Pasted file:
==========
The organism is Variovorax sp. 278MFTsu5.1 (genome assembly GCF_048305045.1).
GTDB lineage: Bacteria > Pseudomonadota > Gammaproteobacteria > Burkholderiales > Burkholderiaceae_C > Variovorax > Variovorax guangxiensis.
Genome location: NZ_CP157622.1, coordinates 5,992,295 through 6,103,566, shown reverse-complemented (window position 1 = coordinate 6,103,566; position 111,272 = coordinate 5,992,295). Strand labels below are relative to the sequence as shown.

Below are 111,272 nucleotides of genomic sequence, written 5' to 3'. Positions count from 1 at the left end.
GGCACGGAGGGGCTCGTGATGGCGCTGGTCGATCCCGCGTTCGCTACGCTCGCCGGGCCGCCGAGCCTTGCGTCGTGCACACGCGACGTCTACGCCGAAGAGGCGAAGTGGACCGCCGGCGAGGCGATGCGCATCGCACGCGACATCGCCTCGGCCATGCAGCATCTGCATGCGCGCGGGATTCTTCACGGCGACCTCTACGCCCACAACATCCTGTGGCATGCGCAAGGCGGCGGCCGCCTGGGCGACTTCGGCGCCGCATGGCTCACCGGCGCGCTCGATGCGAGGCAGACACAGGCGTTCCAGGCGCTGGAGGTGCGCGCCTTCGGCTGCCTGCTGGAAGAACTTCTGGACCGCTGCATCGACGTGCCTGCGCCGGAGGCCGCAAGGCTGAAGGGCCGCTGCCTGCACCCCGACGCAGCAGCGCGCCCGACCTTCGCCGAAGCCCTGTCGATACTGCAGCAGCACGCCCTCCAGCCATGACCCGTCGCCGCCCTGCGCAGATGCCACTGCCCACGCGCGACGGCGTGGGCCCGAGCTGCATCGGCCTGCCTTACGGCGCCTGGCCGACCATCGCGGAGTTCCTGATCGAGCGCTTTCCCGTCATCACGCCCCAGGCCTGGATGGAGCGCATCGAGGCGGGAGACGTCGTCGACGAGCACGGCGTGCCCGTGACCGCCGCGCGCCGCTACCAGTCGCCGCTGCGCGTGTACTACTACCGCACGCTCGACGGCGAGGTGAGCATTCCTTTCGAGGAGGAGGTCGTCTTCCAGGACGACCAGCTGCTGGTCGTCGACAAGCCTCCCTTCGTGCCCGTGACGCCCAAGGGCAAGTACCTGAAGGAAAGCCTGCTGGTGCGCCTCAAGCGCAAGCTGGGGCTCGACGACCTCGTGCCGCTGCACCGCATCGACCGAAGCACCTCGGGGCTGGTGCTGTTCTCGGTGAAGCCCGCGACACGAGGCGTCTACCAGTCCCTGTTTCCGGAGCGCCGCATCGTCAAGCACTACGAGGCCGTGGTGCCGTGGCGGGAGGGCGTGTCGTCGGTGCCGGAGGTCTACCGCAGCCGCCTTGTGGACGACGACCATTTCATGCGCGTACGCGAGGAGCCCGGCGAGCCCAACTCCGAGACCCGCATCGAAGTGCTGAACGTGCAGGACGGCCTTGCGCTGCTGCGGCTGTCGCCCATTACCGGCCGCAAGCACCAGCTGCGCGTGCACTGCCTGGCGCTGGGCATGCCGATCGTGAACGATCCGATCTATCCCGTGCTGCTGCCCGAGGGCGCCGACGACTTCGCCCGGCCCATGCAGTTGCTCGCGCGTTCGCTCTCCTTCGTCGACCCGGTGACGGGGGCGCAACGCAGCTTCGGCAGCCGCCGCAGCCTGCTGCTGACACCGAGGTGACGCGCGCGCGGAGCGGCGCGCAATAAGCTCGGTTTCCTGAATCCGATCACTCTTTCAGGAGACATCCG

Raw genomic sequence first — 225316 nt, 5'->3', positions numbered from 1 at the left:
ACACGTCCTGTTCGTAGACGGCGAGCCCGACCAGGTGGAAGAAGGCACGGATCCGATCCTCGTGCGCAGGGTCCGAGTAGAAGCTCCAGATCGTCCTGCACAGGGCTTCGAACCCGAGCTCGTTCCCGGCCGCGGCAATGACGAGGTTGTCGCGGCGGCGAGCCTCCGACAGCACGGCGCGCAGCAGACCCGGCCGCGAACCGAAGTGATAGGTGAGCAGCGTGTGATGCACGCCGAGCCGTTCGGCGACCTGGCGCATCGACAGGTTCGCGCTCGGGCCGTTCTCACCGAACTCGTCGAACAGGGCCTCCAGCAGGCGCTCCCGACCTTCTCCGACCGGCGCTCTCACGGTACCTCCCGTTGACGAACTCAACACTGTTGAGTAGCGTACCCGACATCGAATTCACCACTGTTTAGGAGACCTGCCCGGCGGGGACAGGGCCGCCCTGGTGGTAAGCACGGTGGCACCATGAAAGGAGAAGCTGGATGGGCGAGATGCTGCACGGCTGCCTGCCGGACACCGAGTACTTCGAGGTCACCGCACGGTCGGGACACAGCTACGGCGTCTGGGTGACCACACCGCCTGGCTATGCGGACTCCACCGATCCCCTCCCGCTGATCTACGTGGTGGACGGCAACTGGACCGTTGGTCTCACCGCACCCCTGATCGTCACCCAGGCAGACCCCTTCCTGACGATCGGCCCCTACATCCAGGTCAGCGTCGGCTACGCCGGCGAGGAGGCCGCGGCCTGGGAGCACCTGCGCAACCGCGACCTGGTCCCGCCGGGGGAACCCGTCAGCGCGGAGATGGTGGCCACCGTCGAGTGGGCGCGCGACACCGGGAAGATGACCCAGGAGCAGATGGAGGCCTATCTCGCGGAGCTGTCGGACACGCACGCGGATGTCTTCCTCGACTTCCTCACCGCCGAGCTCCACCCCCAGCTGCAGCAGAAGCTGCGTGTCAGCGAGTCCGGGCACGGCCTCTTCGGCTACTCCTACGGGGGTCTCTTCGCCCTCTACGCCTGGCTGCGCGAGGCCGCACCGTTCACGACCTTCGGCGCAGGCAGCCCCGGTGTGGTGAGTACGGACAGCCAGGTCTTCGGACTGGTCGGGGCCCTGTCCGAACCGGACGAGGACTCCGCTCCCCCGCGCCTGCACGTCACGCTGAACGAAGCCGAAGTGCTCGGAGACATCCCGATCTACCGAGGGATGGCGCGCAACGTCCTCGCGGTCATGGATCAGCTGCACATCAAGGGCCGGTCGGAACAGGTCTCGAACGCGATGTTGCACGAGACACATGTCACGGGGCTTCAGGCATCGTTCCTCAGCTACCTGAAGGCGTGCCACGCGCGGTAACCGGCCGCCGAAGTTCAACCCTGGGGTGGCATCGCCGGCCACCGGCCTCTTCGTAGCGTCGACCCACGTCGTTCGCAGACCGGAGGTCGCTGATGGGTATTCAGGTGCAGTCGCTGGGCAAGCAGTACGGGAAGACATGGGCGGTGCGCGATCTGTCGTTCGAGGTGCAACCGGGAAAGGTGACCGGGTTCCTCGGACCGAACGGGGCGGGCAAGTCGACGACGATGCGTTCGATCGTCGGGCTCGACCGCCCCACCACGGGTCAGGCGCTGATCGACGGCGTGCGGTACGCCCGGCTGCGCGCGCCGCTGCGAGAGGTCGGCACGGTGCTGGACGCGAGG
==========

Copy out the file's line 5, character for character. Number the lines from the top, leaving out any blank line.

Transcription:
GGCACGGAGGGGCTCGTGATGGCGCTGGTCGATCCCGCGTTCGCTACGCTCGCCGGGCCGCCGAGCCTTGCGTCGTGCACACGCGACGTCTACGCCGAAGAGGCGAAGTGGACCGCCGGCGAGGCGATGCGCATCGCACGCGACATCGCCTCGGCCATGCAGCATCTGCATGCGCGCGGGATTCTTCACGGCGACCTCTACGCCCACAACATCCTGTGGCATGCGCAAGGCGGCGGCCGCCTGGGCGACTTCGGCGCCGCATGGCTCACCGGCGCGCTCGATGCGAGGCAGACACAGGCGTTCCAGGCGCTGGAGGTGCGCGCCTTCGGCTGCCTGCTGGAAGAACTTCTGGACCGCTGCATCGACGTGCCTGCGCCGGAGGCCGCAAGGCTGAAGGGCCGCTGCCTGCACCCCGACGCAGCAGCGCGCCCGACCTTCGCCGAAGCCCTGTCGATACTGCAGCAGCACGCCCTCCAGCCATGACCCGTCGCCGCCCTGCGCAGATGCCACTGCCCACGCGCGACGGCGTGGGCCCGAGCTGCATCGGCCTGCCTTACGGCGCCTGGCCGACCATCGCGGAGTTCCTGATCGAGCGCTTTCCCGTCATCACGCCCCAGGCCTGGATGGAGCGCATCGAGGCGGGAGACGTCGTCGACGAGCACGGCGTGCCCGTGACCGCCGCGCGCCGCTACCAGTCGCCGCTGCGCGTGTACTACTACCGCACGCTCGACGGCGAGGTGAGCATTCCTTTCGAGGAGGAGGTCGTCTTCCAGGACGACCAGCTGCTGGTCGTCGACAAGCCTCCCTTCGTGCCCGTGACGCCCAAGGGCAAGTACCTGAAGGAAAGCCTGCTGGTGCGCCTCAAGCGCAAGCTGGGGCTCGACGACCTCGTGCCGCTGCACCGCATCGACCGAAGCACCTCGGGGCTGGTGCTGTTCTCGGTGAAGCCCGCGACACGAGGCGTCTACCAGTCCCTGTTTCCGGAGCGCCGCATCGTCAAGCACTACGAGGCCGTGGTGCCGTGGCGGGAGGGCGTGTCGTCGGTGCCGGAGGTCTACCGCAGCCGCCTTGTGGACGACGACCATTTCATGCGCGTACGCGAGGAGCCCGGCGAGCCCAACTCCGAGACCCGCATCGAAGTGCTGAACGTGCAGGACGGCCTTGCGCTGCTGCGGCTGTCGCCCATTACCGGCCGCAAGCACCAGCTGCGCGTGCACTGCCTGGCGCTGGGCATGCCGATCGTGAACGATCCGATCTATCCCGTGCTGCTGCCCGAGGGCGCCGACGACTTCGCCCGGCCCATGCAGTTGCTCGCGCGTTCGCTCTCCTTCGTCGACCCGGTGACGGGGGCGCAACGCAGCTTCGGCAGCCGCCGCAGCCTGCTGCTGACACCGAGGTGACGCGCGCGCGGAGCGGCGCGCAATAAGCTCGGTTTCCTGAATCCGATCACTCTTTCAGGAGACATCCG